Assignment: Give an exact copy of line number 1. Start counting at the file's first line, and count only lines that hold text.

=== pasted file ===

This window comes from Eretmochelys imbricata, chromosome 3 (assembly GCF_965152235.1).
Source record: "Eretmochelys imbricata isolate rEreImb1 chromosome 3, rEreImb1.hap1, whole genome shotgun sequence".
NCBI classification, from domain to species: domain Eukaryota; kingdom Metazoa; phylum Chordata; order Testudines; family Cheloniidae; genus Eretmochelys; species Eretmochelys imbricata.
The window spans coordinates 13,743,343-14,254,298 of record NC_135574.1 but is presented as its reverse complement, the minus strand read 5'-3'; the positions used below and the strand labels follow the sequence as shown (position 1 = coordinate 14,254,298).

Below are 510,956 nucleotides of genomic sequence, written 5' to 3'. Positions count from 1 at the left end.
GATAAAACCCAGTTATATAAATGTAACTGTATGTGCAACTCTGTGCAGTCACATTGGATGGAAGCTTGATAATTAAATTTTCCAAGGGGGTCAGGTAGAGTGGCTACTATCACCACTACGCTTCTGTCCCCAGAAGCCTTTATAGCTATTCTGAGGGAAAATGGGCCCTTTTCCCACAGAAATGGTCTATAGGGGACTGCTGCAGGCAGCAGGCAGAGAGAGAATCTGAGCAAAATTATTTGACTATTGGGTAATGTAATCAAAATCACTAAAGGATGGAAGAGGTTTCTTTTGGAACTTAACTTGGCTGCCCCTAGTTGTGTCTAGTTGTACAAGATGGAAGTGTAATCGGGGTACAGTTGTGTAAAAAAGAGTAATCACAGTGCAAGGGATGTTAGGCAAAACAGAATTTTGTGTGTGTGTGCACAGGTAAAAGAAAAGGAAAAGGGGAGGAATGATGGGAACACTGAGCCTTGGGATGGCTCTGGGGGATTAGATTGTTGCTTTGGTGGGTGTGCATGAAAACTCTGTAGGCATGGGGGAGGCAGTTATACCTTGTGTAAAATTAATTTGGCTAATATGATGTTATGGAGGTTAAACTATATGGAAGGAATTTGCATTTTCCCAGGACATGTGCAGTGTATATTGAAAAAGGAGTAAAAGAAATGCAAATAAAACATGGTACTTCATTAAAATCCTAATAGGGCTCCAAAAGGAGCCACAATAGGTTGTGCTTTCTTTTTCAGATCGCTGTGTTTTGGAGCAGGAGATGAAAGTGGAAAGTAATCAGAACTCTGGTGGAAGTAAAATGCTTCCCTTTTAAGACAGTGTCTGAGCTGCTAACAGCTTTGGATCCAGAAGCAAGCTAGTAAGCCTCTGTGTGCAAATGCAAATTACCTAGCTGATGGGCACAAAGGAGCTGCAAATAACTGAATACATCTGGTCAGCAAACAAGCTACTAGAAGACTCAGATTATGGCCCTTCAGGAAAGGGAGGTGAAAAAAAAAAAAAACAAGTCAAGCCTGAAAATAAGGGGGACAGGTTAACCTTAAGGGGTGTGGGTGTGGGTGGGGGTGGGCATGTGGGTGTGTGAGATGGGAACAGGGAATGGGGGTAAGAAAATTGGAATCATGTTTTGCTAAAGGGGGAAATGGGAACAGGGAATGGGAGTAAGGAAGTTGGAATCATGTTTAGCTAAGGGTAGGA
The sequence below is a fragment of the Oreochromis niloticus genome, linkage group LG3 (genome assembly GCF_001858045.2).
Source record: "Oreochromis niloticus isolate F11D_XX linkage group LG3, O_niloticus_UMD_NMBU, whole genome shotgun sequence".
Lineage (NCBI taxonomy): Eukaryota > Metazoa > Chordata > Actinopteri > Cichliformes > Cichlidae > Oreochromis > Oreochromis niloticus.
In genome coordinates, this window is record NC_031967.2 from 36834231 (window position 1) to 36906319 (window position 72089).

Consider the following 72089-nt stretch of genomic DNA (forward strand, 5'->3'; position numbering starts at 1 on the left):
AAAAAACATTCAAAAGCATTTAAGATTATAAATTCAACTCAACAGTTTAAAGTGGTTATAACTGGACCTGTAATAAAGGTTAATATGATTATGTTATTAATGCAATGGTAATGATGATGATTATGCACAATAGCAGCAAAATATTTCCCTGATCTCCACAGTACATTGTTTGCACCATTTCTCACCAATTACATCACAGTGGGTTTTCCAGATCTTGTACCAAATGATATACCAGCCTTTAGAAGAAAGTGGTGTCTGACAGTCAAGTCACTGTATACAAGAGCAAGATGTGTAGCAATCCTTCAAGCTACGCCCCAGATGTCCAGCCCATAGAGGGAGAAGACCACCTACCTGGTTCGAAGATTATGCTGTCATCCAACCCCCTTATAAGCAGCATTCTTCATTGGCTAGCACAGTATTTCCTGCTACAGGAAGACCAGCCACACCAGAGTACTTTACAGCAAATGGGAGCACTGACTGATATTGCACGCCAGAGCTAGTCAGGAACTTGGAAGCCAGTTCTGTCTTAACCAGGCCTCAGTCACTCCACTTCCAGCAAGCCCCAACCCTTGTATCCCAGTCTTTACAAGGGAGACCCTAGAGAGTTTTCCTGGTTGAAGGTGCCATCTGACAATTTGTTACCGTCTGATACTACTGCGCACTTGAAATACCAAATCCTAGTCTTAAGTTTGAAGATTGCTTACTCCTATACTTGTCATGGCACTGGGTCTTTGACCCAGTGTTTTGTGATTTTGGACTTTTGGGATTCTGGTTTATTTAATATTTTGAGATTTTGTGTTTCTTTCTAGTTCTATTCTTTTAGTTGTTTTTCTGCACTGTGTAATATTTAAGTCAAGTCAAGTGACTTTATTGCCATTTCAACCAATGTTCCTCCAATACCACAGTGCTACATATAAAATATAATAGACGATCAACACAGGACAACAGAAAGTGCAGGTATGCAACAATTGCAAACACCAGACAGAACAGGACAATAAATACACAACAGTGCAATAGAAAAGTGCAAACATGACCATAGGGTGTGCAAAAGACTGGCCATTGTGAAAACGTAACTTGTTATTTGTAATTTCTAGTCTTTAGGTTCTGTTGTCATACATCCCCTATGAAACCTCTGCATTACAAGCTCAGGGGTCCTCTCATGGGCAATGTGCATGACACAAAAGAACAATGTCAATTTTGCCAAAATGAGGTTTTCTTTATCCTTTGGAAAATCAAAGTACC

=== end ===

This window comes from Eretmochelys imbricata, chromosome 3 (assembly GCF_965152235.1).